“Our New England Waters”
The Fourth New England Lake Conference, hosted by URI Cooperative Extension Water Quality Program, took place on June 8th, 1997 and was supported by many Federal and State conservation agencies. The theme this year was “Sharing Successes/Building the Future” Of special note to us was the participation of Mass Congress of Lakes and Ponds, Mass DEM, and Mass Riverways Program.
Attending as many concurrent sessions as possible, we learned many interesting facts about lake management. This short outline will acquaint you with some of these topics and, hopefully, motivate you to become more involved with the preservation and improvement of our lake.
The URI Watershed Watch started 10 years age with 25 volunteers monitoring 15 locations. They now have 250 volunteers monitoring 110 locations. They are an outstanding example of volunteer commitment. Not only have they learned to operate equipment and take samples, but have actually received state and federal certification. An extensive comparison test of their procedures proved their results were slightly better than professional organizations.
Volunteers can make a difference! Pinewood Lake in Connecticut is not unlike Bungay Lake in many of the problems it faces with water quality and environmental decline. A dedicated group of volunteers launched a program to determine baseline water conditions. Because funds were limited, they borrowed equipment, pursued donations, and even designed some very innovative devices for strator sampling. They learned to operate and calibrate the equipment and developed written procedures for sampling and record keeping.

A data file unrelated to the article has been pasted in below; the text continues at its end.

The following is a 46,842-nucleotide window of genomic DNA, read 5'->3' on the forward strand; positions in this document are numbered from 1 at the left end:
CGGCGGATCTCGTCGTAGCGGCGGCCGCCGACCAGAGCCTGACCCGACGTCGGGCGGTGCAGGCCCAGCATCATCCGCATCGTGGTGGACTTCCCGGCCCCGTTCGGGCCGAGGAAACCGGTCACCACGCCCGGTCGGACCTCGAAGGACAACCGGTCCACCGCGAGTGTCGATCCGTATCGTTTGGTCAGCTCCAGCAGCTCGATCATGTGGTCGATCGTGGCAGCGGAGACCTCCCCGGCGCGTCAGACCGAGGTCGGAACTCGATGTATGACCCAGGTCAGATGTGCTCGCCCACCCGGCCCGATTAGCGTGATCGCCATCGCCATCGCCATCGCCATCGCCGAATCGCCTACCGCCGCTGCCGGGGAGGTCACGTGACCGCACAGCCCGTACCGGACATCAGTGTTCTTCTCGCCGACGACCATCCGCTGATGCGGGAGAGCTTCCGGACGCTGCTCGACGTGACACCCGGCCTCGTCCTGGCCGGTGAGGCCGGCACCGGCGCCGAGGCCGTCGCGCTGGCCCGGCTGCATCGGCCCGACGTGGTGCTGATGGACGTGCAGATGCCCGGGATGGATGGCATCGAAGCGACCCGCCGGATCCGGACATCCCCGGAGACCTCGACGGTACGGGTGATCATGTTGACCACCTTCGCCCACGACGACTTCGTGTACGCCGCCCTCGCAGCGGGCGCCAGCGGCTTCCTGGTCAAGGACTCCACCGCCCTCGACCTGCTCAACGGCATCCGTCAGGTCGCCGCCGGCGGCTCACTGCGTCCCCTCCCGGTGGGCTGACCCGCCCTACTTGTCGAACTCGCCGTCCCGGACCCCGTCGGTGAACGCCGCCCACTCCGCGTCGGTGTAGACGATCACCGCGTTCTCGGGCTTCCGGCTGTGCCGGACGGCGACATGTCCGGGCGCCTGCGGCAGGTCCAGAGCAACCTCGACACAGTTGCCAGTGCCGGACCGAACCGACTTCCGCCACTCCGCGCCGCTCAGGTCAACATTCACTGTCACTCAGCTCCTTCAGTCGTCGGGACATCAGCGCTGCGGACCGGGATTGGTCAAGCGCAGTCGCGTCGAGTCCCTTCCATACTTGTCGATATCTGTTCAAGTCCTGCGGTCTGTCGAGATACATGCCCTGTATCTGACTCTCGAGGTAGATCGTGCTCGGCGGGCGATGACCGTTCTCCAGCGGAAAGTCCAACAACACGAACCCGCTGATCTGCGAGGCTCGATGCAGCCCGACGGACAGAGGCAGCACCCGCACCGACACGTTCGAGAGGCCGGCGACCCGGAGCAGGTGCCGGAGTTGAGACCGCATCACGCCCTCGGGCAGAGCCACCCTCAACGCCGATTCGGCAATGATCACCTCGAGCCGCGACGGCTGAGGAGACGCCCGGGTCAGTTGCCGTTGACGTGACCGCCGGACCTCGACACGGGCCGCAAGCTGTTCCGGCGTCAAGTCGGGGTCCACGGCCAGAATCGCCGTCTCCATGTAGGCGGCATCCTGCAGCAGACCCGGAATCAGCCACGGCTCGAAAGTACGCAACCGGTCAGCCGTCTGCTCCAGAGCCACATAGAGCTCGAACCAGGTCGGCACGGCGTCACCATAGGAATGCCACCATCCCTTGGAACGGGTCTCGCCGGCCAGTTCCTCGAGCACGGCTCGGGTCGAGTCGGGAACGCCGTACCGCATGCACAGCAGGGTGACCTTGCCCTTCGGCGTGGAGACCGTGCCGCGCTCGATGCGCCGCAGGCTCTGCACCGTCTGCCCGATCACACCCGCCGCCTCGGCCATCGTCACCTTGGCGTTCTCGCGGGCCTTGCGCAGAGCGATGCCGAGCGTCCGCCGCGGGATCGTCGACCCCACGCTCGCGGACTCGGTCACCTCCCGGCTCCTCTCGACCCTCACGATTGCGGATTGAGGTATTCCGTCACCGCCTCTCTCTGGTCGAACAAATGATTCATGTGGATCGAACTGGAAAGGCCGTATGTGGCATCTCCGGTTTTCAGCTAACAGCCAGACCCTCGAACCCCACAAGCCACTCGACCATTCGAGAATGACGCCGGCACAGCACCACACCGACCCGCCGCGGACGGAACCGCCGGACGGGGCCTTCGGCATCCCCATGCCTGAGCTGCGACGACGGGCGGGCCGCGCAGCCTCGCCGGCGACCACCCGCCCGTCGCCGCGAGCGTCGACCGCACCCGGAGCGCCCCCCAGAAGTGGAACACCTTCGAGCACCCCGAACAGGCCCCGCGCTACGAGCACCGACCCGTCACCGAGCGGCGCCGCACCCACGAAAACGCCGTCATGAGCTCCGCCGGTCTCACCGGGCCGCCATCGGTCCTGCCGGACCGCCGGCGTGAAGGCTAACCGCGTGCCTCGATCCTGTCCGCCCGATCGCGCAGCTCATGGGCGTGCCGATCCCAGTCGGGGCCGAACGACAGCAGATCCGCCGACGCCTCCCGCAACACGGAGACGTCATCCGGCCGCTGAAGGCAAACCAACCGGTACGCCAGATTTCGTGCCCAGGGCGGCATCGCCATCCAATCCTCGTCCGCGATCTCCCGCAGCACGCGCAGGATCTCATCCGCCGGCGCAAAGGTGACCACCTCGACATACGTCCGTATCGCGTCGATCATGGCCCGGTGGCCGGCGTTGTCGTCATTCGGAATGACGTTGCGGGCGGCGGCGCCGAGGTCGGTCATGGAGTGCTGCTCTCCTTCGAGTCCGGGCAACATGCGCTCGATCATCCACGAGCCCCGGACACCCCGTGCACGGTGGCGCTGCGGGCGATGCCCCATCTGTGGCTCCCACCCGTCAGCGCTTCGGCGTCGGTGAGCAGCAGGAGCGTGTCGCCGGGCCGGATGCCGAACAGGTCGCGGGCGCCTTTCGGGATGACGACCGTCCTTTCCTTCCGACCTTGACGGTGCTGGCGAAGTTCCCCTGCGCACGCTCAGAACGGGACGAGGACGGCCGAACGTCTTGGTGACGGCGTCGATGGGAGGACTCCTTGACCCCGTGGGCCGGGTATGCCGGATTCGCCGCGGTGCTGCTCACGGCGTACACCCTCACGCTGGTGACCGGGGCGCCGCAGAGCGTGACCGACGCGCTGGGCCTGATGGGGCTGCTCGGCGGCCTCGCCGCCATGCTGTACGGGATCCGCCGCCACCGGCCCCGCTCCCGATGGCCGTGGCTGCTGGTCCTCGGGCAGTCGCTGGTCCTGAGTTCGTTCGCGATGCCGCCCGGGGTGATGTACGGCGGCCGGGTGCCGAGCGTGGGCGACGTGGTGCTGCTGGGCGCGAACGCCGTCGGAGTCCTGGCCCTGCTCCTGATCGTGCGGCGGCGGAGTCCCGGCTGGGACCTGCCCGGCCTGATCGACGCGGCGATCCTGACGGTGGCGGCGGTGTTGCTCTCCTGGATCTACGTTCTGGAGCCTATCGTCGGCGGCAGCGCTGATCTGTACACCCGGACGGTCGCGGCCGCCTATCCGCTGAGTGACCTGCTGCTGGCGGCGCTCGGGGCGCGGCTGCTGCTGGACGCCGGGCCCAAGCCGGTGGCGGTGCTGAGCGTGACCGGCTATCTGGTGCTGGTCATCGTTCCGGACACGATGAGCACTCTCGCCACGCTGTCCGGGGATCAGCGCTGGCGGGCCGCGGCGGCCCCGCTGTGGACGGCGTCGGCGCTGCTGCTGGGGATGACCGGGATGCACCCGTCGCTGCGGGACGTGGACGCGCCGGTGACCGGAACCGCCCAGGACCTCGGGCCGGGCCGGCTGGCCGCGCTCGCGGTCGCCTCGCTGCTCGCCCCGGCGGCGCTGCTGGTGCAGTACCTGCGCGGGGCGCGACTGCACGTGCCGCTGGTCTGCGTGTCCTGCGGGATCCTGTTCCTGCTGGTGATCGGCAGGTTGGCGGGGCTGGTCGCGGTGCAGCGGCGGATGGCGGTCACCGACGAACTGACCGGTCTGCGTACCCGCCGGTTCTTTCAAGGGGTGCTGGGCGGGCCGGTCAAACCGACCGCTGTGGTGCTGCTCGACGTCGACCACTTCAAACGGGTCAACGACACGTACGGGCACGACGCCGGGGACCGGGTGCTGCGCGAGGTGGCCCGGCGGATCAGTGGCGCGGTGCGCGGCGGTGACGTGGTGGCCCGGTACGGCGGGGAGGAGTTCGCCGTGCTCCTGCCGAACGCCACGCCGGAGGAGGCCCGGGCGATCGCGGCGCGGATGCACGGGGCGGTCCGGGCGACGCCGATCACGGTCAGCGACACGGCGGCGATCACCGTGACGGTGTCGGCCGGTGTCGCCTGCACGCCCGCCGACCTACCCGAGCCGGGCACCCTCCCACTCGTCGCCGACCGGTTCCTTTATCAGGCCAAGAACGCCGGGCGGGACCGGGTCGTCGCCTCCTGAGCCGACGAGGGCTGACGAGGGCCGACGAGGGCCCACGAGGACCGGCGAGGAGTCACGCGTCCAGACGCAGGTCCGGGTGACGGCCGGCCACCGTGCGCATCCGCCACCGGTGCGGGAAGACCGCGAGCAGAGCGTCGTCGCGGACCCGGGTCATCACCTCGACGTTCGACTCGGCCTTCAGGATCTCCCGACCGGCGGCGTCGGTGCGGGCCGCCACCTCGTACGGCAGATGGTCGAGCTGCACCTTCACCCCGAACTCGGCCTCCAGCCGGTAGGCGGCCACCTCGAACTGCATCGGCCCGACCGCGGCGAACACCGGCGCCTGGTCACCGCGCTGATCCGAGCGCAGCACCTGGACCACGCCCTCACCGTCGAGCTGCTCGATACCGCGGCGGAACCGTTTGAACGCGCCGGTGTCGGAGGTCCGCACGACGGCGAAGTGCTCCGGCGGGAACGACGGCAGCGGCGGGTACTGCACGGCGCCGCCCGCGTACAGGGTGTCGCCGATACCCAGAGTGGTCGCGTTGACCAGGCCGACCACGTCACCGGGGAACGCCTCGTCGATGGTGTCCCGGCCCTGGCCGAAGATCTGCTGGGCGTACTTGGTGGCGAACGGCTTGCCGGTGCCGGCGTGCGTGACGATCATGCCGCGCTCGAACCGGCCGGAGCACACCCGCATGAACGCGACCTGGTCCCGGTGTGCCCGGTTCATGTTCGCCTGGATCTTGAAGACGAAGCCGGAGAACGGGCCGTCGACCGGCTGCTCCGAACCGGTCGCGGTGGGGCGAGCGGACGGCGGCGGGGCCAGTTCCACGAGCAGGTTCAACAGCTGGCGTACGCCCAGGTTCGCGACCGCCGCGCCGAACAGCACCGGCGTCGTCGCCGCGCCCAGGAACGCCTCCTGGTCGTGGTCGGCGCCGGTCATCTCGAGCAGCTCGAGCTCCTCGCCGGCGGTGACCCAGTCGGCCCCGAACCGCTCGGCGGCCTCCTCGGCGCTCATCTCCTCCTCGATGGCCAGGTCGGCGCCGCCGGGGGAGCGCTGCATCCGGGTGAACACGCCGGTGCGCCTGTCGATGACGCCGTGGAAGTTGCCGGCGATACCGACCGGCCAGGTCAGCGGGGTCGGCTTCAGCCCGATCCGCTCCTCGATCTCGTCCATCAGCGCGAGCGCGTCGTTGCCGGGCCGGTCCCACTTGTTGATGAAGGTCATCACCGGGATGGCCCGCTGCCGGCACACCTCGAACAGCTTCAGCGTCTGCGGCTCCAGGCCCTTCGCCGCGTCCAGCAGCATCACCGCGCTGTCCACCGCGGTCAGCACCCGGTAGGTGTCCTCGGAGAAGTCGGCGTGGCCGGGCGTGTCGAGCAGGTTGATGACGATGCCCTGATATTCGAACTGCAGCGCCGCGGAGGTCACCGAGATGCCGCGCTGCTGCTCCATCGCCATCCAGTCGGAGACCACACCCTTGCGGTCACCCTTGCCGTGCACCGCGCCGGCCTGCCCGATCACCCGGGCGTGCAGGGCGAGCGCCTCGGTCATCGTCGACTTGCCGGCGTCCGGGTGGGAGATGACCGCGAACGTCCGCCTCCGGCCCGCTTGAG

A joint federal-state-volunteer program is underway to collect water quality data from lakes across Massachusetts to develop a satellite-based capability for lake monitoring. The data collected will be incorporated into a database used to correlate lake conditions with Landstat Thermatic Mapper satellite imagery.
A study was done of Community Services costs in Massachusetts, Rhode Island, and Connecticut. It was determined that for every $1.00 raised from residential development, an average of $1.14 was spent on services. On the other hand, for every dollar spent on open space, forest or farm, only 42 cents was spent on services. The study clearly demonstrates that protection of open space plays an important role in a community’s long term fiscal well being.
A researcher at the University of Connecticut is developing a computer model to try to quantify the changes in property values as water quality declines. Most current data available is only in the extremes: pristine water or badly polluted. The study hopes to determine “in between” points and their affect on values
Rhode Island seems to be the leader in New England for the conservation and evaluation of innovative waste water treatment systems. URI has even set up an on-site Wastewater Treatment Demonstration Center. They outlined some of the very challenging sites that required new alternative and innovative designs. Some were very high-tech, expensive systems. Others used older technology but in innovative and less expensive ways. If local authorities are cooperative, probably any site can have a non-polluting system installed.
Special Thanks to Robert Freerksen & Don Zecher for their participation at the Conference.